Once married, Daddy and Mummy took on their duties of family life in role of domestic Church very seriously, raising us in the faith: Saying the rosary, going to Sunday Mass and being involved in parish life.
Daddy believed in community and serving the community in as many ways as he could, and he served this community for the best part of the 50 years he has lived in Petit Valley. He was actively involved in the St Vincent de Paul, going around to visit families, doing community outreach and, of course, giving lunch on a Sunday.
The early years of marriage were hard for mum and dad with a young family—mortgage, bills, and talk about problem with cars! We did not have a lot financially, and although we often had the oldest car that made some loud noise at times, it would carry Granny, Grandad, all seven of us, sometimes cousin Russel who came to spend vacations with us, suitcases, the tin of Crix to Mayaro, Toco, Blanchisseuse.
Wherever we were going, we went together. But we had each other, and we knew love, commitment, fidelity, and loyalty. As a family on weekends, we went for trips to the sea, Sunday afternoon drives to the Savannah.
We all have fond memories of our traditional family holidays every August. Oh, there was always lots of fun with Daddy playing tricks in the sea. He liked to tease us with throwing things when you weren’t looking, making jokes with us, taking a drink with our friends.
We had wonderful family holidays and we were fortunate to have these traditions continue for his grandchildren. They, too, have fond memories of walks and talks with grandpa and his little pranks.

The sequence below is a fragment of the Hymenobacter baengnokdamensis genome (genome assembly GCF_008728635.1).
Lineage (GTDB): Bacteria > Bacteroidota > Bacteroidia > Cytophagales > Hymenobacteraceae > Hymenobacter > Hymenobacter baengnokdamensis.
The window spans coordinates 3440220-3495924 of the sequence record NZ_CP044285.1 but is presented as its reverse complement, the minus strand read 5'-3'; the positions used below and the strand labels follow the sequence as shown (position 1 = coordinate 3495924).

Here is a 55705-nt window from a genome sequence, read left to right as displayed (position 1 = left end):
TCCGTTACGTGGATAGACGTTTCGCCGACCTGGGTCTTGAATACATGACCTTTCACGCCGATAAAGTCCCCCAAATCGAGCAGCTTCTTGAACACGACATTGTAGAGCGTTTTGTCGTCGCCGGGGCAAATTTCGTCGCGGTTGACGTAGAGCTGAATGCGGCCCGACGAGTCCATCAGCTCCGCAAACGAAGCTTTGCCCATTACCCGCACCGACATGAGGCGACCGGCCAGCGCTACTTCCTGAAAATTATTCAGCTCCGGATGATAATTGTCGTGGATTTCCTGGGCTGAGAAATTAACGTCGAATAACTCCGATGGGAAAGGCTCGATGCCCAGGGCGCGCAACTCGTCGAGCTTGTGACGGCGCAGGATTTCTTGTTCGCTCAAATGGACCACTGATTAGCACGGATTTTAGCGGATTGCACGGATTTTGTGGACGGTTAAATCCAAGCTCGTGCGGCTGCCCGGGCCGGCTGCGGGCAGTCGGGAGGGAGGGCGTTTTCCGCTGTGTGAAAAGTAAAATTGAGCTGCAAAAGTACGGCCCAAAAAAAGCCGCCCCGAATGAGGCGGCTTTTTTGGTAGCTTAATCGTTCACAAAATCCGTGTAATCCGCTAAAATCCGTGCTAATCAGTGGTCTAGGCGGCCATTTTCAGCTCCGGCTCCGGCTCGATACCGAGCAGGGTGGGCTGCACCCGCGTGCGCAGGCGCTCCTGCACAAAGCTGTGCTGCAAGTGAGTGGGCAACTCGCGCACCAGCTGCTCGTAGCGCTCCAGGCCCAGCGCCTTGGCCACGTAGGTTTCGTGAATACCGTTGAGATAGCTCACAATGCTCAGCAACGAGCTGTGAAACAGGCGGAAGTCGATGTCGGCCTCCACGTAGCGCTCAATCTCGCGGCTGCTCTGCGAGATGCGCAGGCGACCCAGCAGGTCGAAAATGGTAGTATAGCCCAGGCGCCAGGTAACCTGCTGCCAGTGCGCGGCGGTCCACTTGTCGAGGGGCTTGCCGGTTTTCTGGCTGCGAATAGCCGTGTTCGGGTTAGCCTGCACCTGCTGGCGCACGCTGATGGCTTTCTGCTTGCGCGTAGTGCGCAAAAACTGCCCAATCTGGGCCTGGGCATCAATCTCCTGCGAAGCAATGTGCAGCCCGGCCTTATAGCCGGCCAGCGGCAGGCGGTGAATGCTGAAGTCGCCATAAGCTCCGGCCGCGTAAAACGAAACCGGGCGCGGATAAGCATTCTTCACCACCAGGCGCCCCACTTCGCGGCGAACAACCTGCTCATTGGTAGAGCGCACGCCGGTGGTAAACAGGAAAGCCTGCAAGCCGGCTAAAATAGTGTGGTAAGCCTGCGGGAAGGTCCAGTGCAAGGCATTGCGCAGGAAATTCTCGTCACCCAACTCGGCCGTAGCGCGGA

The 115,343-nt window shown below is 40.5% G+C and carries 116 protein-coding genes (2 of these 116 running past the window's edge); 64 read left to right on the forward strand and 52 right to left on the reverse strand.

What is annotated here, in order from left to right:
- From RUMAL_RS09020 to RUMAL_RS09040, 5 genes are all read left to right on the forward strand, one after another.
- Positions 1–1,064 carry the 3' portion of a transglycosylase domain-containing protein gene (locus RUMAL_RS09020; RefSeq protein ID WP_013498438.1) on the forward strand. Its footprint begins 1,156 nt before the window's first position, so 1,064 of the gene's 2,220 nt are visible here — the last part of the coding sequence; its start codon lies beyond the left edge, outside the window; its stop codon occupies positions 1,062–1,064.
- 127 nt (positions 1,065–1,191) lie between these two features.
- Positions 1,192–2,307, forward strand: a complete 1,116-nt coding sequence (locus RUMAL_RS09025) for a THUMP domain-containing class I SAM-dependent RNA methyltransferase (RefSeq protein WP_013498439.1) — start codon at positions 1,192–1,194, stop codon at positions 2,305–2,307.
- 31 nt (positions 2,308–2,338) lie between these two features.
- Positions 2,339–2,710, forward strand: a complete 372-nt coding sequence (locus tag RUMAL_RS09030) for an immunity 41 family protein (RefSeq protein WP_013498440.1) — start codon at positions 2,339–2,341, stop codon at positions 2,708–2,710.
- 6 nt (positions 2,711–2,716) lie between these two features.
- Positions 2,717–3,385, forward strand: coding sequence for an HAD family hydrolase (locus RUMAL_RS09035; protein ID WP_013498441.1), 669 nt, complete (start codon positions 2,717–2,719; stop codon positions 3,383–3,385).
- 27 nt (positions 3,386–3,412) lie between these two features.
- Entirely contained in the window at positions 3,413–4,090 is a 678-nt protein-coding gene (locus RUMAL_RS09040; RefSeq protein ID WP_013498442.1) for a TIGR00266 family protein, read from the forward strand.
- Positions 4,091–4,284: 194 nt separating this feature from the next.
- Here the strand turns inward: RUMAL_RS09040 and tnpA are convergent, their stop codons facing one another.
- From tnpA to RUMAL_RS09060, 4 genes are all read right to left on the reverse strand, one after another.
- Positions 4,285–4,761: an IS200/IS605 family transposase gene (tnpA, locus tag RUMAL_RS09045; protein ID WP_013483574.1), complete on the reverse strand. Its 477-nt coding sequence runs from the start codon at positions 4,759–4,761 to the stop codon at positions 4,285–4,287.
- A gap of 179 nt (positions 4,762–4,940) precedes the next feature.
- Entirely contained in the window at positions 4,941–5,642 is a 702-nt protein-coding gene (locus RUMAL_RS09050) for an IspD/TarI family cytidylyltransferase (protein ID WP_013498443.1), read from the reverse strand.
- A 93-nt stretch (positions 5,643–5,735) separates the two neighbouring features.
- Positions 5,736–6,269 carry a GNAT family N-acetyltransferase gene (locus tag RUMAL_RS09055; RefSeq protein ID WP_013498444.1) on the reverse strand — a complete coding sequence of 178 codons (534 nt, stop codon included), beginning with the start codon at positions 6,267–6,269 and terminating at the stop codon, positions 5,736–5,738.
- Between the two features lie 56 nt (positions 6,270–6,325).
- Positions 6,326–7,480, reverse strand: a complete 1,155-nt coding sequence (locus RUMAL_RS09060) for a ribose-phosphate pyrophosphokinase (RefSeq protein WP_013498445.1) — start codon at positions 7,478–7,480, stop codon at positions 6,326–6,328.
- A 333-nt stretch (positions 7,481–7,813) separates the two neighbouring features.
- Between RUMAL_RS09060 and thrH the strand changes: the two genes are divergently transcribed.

Daddy could not give us a lot materially, but he gave us his time and his values, he dropped and picked us from all our parties, no matter the time! At times packed with teenagers all jumping in to get a ride to the ‘Valley’ and he would talk to them, make jokes…everyone loved Jose.
He was a gentleman, a true gem, witty and kind. This generosity continued with the drops and pick-ups to St Monica’s Preparatory and St Joseph’s Convent for his nine princesses, his grand-daughters.
Integral living at its finest
Daddy had a great sense of service and genuine love for the poor. He drove around with money in his car to give to any needy person he saw, he never turned away anyone who approached him.
In the 1990 coup, in the heat of the action, he drove down to Independence Square Port of Spain, had a gun pointed in his face, just to give food to the security guard where he worked.
Dad was a people person! He loved talking with people. His service to Alston’s Credit Union was right up his alley and after he retired, he worked at Customs Specialist which handled all the imports for The Archbishop’s House, and he loved going there. I guess the delivery of every parcel or trip to the bank gave an excuse to meet people, share a story and tell a joke.